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"Adolphe." "The Story of Adele H." star Isabelle Adjani returns to the screen in another period



Published: Sun, September 22, 2002 @ 12:00 a.m.



"Adolphe." "The Story of Adele H." star Isabelle Adjani returns to the screen in another period drama about doomed, obsessive love: So strangely dispassionate that it sends a chill down your spine. ss

"Antwone Fisher." True-life story of a sailor (Derek Luke) whose therapy sessions with a Navy shrink (Denzel Washington who also directed) inspire him to seek out the family who abandoned him as a child. While too derivative of "Good Will Hunting" and "Ordinary People," the concluding half-hour moved me to tears. Partly filmed in Cleveland. ss1/2

"Ararat." In Atom ("The Sweet Hereafter") Egoyan's wildly ambitious if emotionally remote mini-epic about the 1915 Turkish genocide of one million Armenians, the horrors of the past are reflected in the present day lives of two Toronto families. ss1/2

"Bowling for Columbine." Michael ("Roger and Me," "TV Nation") Moore's intermittently amusing but rambling and unfocused look at America's abuse of firearms and "culture of fear." This Cannes prize-winner could afford to lose a half hour from its indulgent 125-minute running time. ss1/2

"Blue Car." A troubled Ohio teen (the dazzling Agnes Bruckner) has an "inappropriate" relationship with her high-school English teacher (David Straithairn) in this beautifully-observed Sundance discovery. sss

"City of God." Neo-realism enters the digital video age in this sprawling mosaic which spans three decades in the favelas of Rio de Janeiro. Brazilian director Fernando Meirelles' striking film packs a wallop similar to "Amores Perros" and "Pixote." sss1/2

"The Crime of Father Amaro." A newly-ordained priest (Gael Garcia Bernal from & quot;Y Tu Mama Tambien" and "Amores Perros") falls in love with a devout young woman (Ana Claudia Talancon). This should generate a storm of controversy when the Samuel Goldwyn Company opens it stateside next year. sss

"Dirty Pretty Things." Stephen ("High Fidelity") Frears' gritty, hard-hitting look at a motley London community of illegal immigrants. Audrey Tautou ("Amelie") and Sergi Lopez ("With a Friend Like Harry") both make impressive English-language debuts. sss1/2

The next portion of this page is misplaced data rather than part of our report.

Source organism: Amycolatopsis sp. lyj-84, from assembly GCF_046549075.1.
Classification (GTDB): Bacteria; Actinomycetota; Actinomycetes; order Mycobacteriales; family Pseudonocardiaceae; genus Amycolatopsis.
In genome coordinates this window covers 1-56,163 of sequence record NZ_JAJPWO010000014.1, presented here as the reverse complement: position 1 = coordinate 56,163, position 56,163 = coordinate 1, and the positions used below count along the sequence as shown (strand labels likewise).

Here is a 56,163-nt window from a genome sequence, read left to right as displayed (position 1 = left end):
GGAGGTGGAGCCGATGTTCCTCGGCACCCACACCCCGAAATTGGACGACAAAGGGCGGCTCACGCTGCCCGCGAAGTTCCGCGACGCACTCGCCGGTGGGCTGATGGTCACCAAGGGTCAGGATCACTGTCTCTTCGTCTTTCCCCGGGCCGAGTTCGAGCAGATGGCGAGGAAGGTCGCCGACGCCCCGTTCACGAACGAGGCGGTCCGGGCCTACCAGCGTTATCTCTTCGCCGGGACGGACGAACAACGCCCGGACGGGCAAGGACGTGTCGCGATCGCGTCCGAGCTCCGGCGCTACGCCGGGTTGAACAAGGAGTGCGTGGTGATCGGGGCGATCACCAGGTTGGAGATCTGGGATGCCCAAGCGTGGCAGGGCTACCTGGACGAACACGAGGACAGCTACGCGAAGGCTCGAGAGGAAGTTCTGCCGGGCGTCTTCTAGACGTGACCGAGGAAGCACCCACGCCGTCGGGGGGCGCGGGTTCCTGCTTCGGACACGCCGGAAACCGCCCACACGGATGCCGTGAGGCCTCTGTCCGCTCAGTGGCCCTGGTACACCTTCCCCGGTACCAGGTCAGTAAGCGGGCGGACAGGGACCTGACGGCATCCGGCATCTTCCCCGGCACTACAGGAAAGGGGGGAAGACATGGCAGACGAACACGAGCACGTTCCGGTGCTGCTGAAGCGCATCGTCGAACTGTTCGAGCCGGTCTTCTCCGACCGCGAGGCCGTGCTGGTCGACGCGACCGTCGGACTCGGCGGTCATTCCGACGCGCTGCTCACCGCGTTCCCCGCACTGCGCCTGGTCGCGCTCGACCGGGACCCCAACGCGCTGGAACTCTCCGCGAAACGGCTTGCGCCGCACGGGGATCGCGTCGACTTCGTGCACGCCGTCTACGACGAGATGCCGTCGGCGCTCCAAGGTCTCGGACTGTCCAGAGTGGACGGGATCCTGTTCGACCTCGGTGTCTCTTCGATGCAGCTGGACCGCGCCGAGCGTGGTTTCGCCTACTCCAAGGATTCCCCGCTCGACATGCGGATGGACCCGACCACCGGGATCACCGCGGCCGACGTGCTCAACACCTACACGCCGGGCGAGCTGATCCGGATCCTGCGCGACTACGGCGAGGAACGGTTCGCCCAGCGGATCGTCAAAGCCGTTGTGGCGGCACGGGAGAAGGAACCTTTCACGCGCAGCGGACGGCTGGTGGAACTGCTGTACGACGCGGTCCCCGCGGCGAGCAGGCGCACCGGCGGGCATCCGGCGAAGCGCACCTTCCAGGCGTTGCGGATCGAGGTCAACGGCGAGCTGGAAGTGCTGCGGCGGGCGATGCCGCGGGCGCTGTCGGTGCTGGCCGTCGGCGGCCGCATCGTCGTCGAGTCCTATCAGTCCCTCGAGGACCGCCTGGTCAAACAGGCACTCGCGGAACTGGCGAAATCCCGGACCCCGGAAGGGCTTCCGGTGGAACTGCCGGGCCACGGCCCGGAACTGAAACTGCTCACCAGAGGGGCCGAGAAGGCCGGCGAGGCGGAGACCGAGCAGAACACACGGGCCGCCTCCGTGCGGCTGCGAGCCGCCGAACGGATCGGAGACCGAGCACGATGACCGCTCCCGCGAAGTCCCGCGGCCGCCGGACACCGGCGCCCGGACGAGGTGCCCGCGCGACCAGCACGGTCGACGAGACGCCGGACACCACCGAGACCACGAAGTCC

"Dolls." Two young lovers wander the countryside tethered together by a clothesline in director Takeshi ("Brother") Kitano's vacation from yakuza movies. Inspired by Japan's Bunraku doll theater, this modern fairy tale is as innovative in its storytelling techniques as it is shiveringly beautiful. ssss

"Eight Women." Sort of a musical comedy version of "Gosford Park" with an all-female cast (including Catherine Deneuve, Isabelle Huppert, and Danielle Darrieux), Francois Ozon's Agatha Christie-style murder mystery is extravagantly entertaining. ssss

"The Emperor's Club." Kevin Kline is an inspirational Western Civ teacher at an elite New England prep school: Teen costar Emile ("The Dangerous Lives of Altar Boys") Hirsch will remind viewers of a young Leonardo DiCaprio. More "Goodbye Mr. Chips" than "Dead Poets Society." sss1/2

"Evelyn." A single father (Pierce Brosnan) in 1953 Dublin fights to regain custody of his three young children when the Catholic Church and Irish courts place them in orphanages. Based on a true story, Bruce ("Driving Miss Daisy") Beresford's feel-good weeper is for audiences who thought "Angela's Ashes" was too depressing. ss1/2

"Far From Heaven." 1950's housewife Julianne Moore's perfect world is irrevocably changed after learning of husband Dennis Quaid's homosexuality. Provocateur extraordinaire Todd ("Velvet Goldmine") Haynes brilliantly re-creates the look and sensibility of an actual Eisenhower-era Hollywood movie. ssss

"Femme Fatale." Alluring seductress Rebecca Romijn-Stamos ensnares voyeuristic photographer Antonio Banderas in her bizarre quest for vengeance. This latest exercise in high-style suspense from Brian DePalma was TIFF's Closing Night Gala presentation. ssss

"Frida." Stage and film director Julie ("Titus," Broadway's "The Lion King") Taymor's deeply sensual and exquisitely tactile big-screen biography of Mexican painter Frida Kahlo (a knockout Salma Hayek) and her stormy 25-year marriage to fellow artist Diego Rivera (Alfred Molina, never better). ssss

"The Good Thief." Neil ("The Crying Game") Jordan's jazzy, voluptuously stylized remake of Jean-Pierre Melville's "Bob Le Flambeur" is an arthouse variant on Steven Soderbergh's "Ocean's 11:" Nick Nolte triumphs as a gentleman bandit orchestrating a Monte Carlo casino heist. ssss

"The Guys." A journalist (Sigourney Weaver) helps an NYC fire captain (Anthony LaPaglia) write eulogies for his men who were killed on 9/11. Adapted from an off-Broadway play, this feels more like a cable movie than a theatrical release despite good work from Weaver and especially LaPaglia. ss

"Happy Here and Now." Lots of familiar faces (including Ally Sheedy and David Arquette) pop up in director Michael (Ethan Hawke's "Hamlet") Almereyda's trippy "mystery" about the search for a missing woman. Strongly influenced by David ("Mulholland Drive") Lynch, Almereyda makes New Orleans look an awful lot like the dark side of the moon. sss1/2

"In America." Irish immigrants (Paddy Considine and Samantha Morton) journey to Manhattan to begin a new life in director Jim ("My Left Foot") Sheridan's first U.S. production. Ultimately joyous and uplifting, this features child performances worthy of a Steven Spielberg movie. ssss

"Irreversible." When his pregnant girlfriend (Monica Bellucci) is savagely raped, Marco (Bellucci's real-life husband, Vincent Cassel) hits the streets of Paris seeking bloody revenge. Told in reverse, "Memento"-like order, Gaspar Noe's masterpiece poses a formidable marketing challenge for U.S. distributor Lions Gate. ssss

"Japon." Torturously slow and impenetrable meditation on life, death, and Catholicism in the Mexican countryside. Acclaimed as a masterpiece at the Rotterdam and Cannes film festivals, it prompted more walkouts than any other TIFF entry. s1/2